Israel asked to avoid lethal force as protesters breach Gaza border fence
UN high commissioner for human rights urges Israel to refrain from using lethal force in fifth consecutive Gaza protest, as rioters break away from demonstration and breach the security fence; 3 killed after breaching border fence, clashing with Israeli forces.
Palestinians converged on the Gaza border with Israel for a fifth round of weekly protests Friday, some throwing stones and burning tires and one breaching the border fence and subsequently shot dead, as a top UN official urged Israel to refrain from using excessive force against them.
Zeid Ra’ad Al Hussein, the UN high commissioner for human rights, said Israeli troops have not heeded warnings by the United Nations and others, repeatedly using lethal force against unarmed protesters over the past month.
Meanwhile, heavy Israeli gunfire was heard at the border as the crowd broke away from a larger protest and moved toward the fence. Witnesses said at least three protesters broke through the fence and briefly entered Israel before running back.
Gaza's Health Ministry said one was killed and three others wounded by Israeli gunfire while trying to breach the border, adding two others were killed in clashes with Israeli security forces.
The IDF said its troops "thwarted" an attempted infiltration by Palestinian protesters.
In a statement, the army said "hundreds of rioters" tried to burn the fence and infiltrate Israel. It says the crowd approached the fence and threw grenades, explosives, firebombs and rocks as they tried to set the fence on fire. It says troops opened fire "in accordance with the rules of engagement" and halted the crowd.
Since the Gaza marches began, 35 Palestinians have been killed and more than 1,500 wounded by Israeli soldiers firing from across the border fence, according to Gaza health officials. Among those killed were four minors, including a 14-year-old boy.
“The loss of life is deplorable, and the staggering number of injuries caused by live ammunition only confirms the sense that excessive force has been used against demonstrators - not once, not twice, but repeatedly,” the commissioner said.
The marches, aimed in part at trying to break a decade-old border blockade, have been organized by Gaza’s militant Hamas rulers but have also been driven by widespread despair in the coastal territory of 2 million people.
Since late March, thousands have demonstrated every Friday in five protest tent camps, each set up several hundred meters (yards) from the border fence. Smaller groups have moved toward the fence, throwing stones, burning tires or hurling firebombs.
Israeli soldiers, including snipers taking cover behind sand berms, have fired tear gas, rubber-coated steel pellets and live rounds.
On Friday afternoon, hundreds of protesters gathered at a tent camp east of Gaza City. Some burned tires and threw stones near the fence. Israeli troops fired intensive volleys of tear gas, some canisters landing 300 meters (yards) inside Gaza. A similar scene played out in another camp in southeastern Gaza.
Gaza medical officials said two protesters who were struck by bullets were in critical condition in hospital and 600 others were wounded, but did not specify how many of them were hurt due to live fire.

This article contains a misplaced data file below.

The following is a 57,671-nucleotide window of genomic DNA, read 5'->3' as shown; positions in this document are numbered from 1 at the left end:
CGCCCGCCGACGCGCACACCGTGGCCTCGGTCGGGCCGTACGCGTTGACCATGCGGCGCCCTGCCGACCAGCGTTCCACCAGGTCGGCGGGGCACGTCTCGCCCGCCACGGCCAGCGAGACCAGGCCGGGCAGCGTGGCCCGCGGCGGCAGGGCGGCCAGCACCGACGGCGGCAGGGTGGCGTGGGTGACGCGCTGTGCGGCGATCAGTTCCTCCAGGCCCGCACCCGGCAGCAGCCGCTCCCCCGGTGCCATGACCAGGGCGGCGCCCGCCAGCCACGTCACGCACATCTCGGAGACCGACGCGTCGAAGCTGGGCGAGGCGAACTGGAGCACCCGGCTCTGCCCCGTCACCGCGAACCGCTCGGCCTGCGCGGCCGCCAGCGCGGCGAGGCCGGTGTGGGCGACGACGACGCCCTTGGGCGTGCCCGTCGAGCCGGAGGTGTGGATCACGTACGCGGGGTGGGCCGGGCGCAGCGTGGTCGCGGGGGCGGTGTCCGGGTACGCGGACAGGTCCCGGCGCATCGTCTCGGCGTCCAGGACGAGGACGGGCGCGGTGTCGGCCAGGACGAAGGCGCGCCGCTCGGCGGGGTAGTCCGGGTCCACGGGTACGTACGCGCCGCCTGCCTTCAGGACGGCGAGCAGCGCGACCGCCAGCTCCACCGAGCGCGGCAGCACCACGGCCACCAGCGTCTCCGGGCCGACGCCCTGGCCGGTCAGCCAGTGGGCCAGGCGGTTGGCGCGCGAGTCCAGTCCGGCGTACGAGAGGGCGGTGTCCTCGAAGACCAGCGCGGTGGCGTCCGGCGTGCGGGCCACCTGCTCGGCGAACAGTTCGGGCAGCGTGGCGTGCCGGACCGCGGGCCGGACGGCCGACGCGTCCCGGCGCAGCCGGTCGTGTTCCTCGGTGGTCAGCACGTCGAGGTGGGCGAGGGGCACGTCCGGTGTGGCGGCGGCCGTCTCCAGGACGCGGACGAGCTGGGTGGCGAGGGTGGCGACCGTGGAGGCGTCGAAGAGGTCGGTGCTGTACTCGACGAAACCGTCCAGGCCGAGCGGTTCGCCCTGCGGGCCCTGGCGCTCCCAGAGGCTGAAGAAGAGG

Israel’s military has said troops are under orders to target “instigators,” but has also warned that anyone approaching or trying to damage the fence risks his life.
Rights groups have said such open-fire rules are unlawful because they allow soldiers to use potentially lethal force in situations where their lives are not in danger.
Israel says it has the right to defend its border, including nearby communities. It accuses Hamas, a militant group sworn to Israel’s destruction, of trying to carry out attacks under the guise of mass protests.
Israeli officials have said that some of those protesting at the border over the past few weeks tried to damage the border fence or plant explosives along it. Others have hurled improvised explosives, firebombs, or flown kites attached to burning rags to set Israeli fields on fire on the other side of the fence.
A group of Palestinian activists calling themselves “the tires unit” arrived Friday on a truck laden with old tires. A van with loudspeakers mounted on its top followed the truck with chants and applause. Tires were set on fire filling the air with thick smoke.
With hooks and a long rope, the activists pulled at parts of the barbed wire adjacent to the border fence.
The UN human rights commissioner said Friday that “it is difficult to see” how throwing stones, burning tires or even hurling firebombs from a distance at heavily protected security forces in defensive positions could be seen as life-threatening.
Israel and Egypt imposed the Gaza blockade in 2007, in response to a violent takeover of the territory by Hamas, which had won Palestinian parliament elections a year earlier. The blockade has gutted Gaza’s economy, driving up unemployment and leaving two-thirds of young people without jobs.
Gaza organizers say that in addition to compelling an end to the blockade, the marches are meant to press for the “right of return” of refugees and their descendants to what is now Israel. Two-thirds of Gaza residents are descendants of refugees.
Hundreds of thousands of Palestinians fled or were driven from their homes in the 1948 war over Israel’s creation, and march organizers see May 15, the anniversary of Israel’s founding, as a key target day.
They have made conflicting statements about whether they plan a mass border breach at some point.
Elior Levy, Yoav Zitun and Itay Blumenthal contributed to this report.